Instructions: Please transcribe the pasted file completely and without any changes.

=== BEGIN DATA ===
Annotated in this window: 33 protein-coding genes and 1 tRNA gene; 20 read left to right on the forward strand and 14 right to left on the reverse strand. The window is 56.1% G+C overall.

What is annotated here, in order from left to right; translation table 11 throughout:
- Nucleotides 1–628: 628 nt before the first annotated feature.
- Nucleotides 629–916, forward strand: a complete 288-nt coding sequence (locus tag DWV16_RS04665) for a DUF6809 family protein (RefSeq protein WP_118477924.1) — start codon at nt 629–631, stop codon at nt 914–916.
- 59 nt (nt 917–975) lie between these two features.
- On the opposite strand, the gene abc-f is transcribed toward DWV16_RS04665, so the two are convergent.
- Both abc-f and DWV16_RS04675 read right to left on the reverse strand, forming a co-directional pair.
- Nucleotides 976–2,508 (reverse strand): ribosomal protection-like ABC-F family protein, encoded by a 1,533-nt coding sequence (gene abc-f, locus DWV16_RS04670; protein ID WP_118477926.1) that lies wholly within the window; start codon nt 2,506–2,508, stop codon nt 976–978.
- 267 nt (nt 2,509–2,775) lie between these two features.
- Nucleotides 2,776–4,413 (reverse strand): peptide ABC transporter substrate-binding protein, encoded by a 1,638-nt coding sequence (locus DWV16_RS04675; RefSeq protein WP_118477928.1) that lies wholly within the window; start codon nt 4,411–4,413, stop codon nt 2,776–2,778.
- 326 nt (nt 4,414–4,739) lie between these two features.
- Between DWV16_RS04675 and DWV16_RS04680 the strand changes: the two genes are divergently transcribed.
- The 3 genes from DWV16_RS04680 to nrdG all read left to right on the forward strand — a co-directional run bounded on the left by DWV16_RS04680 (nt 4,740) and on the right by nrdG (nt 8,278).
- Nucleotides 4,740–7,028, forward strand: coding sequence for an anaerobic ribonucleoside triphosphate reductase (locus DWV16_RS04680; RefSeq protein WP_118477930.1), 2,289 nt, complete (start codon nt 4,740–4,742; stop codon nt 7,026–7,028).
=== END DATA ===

Annotated in this window: 33 protein-coding genes and 1 tRNA gene; 20 read left to right on the forward strand and 14 right to left on the reverse strand. The window is 56.1% G+C overall.

What is annotated here, in order from left to right; translation table 11 throughout:
- Nucleotides 1–628: 628 nt before the first annotated feature.
- Nucleotides 629–916, forward strand: a complete 288-nt coding sequence (locus tag DWV16_RS04665) for a DUF6809 family protein (RefSeq protein WP_118477924.1) — start codon at nt 629–631, stop codon at nt 914–916.
- 59 nt (nt 917–975) lie between these two features.
- On the opposite strand, the gene abc-f is transcribed toward DWV16_RS04665, so the two are convergent.
- Both abc-f and DWV16_RS04675 read right to left on the reverse strand, forming a co-directional pair.
- Nucleotides 976–2,508 (reverse strand): ribosomal protection-like ABC-F family protein, encoded by a 1,533-nt coding sequence (gene abc-f, locus DWV16_RS04670; protein ID WP_118477926.1) that lies wholly within the window; start codon nt 2,506–2,508, stop codon nt 976–978.
- 267 nt (nt 2,509–2,775) lie between these two features.
- Nucleotides 2,776–4,413 (reverse strand): peptide ABC transporter substrate-binding protein, encoded by a 1,638-nt coding sequence (locus DWV16_RS04675; RefSeq protein WP_118477928.1) that lies wholly within the window; start codon nt 4,411–4,413, stop codon nt 2,776–2,778.
- 326 nt (nt 4,414–4,739) lie between these two features.
- Between DWV16_RS04675 and DWV16_RS04680 the strand changes: the two genes are divergently transcribed.
- The 3 genes from DWV16_RS04680 to nrdG all read left to right on the forward strand — a co-directional run bounded on the left by DWV16_RS04680 (nt 4,740) and on the right by nrdG (nt 8,278).
- Nucleotides 4,740–7,028, forward strand: coding sequence for an anaerobic ribonucleoside triphosphate reductase (locus DWV16_RS04680; RefSeq protein WP_118477930.1), 2,289 nt, complete (start codon nt 4,740–4,742; stop codon nt 7,026–7,028).